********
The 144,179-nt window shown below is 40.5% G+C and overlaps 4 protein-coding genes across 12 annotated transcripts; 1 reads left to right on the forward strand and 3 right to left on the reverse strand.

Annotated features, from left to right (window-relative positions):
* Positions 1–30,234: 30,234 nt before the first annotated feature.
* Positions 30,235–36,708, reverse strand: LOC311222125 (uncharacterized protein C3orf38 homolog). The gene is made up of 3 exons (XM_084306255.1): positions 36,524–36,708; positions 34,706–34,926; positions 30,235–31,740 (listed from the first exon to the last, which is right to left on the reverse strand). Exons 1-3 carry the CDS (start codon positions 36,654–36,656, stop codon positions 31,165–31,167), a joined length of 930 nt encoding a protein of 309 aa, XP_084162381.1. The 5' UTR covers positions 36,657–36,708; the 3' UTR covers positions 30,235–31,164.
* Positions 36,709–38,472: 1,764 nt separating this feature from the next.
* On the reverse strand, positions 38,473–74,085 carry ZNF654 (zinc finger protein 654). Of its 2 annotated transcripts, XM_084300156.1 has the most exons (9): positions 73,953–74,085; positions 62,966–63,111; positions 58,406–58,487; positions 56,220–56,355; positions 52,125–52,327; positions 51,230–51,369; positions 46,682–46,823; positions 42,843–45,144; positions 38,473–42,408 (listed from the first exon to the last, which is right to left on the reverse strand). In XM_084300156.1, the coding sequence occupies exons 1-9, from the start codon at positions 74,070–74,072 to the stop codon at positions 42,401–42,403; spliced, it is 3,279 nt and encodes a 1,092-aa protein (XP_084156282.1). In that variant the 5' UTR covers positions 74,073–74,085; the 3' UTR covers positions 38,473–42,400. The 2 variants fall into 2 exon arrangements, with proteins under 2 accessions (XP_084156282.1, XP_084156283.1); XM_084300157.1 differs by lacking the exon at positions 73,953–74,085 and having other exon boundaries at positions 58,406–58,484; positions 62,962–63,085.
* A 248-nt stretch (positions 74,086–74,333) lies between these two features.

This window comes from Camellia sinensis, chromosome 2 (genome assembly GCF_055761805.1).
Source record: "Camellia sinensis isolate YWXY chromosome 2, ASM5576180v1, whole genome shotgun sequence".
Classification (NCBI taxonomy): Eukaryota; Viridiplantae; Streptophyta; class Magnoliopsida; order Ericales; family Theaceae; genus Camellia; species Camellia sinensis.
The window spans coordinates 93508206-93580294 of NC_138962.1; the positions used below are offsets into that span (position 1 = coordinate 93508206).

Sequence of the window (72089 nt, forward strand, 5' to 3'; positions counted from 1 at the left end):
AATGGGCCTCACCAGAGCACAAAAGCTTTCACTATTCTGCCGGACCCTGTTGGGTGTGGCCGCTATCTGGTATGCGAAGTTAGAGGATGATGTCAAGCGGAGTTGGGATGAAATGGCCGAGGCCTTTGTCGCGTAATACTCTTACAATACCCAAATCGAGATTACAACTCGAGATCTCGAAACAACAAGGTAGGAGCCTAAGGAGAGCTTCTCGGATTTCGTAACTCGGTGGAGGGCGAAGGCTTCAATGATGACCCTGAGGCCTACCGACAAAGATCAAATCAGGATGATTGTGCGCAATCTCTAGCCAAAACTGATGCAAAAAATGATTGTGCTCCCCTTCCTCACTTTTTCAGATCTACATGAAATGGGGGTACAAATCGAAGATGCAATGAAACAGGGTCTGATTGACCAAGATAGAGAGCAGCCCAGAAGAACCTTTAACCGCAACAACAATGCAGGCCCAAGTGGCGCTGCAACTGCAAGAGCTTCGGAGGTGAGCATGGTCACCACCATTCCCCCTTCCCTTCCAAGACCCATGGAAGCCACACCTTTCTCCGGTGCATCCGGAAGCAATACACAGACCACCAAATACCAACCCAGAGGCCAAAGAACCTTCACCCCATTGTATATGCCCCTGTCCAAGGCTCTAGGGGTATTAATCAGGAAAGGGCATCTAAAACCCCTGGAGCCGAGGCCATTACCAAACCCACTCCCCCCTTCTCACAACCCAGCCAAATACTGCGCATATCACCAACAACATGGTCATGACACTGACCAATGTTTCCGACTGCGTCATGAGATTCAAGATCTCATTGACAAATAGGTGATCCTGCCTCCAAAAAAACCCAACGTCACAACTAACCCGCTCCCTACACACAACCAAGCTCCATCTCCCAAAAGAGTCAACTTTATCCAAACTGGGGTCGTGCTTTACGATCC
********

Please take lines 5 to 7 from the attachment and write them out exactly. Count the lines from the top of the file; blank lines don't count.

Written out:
* Positions 36,709–38,472: 1,764 nt separating this feature from the next.
* On the reverse strand, positions 38,473–74,085 carry ZNF654 (zinc finger protein 654). Of its 2 annotated transcripts, XM_084300156.1 has the most exons (9): positions 73,953–74,085; positions 62,966–63,111; positions 58,406–58,487; positions 56,220–56,355; positions 52,125–52,327; positions 51,230–51,369; positions 46,682–46,823; positions 42,843–45,144; positions 38,473–42,408 (listed from the first exon to the last, which is right to left on the reverse strand). In XM_084300156.1, the coding sequence occupies exons 1-9, from the start codon at positions 74,070–74,072 to the stop codon at positions 42,401–42,403; spliced, it is 3,279 nt and encodes a 1,092-aa protein (XP_084156282.1). In that variant the 5' UTR covers positions 74,073–74,085; the 3' UTR covers positions 38,473–42,400. The 2 variants fall into 2 exon arrangements, with proteins under 2 accessions (XP_084156282.1, XP_084156283.1); XM_084300157.1 differs by lacking the exon at positions 73,953–74,085 and having other exon boundaries at positions 58,406–58,484; positions 62,962–63,085.
* A 248-nt stretch (positions 74,086–74,333) lies between these two features.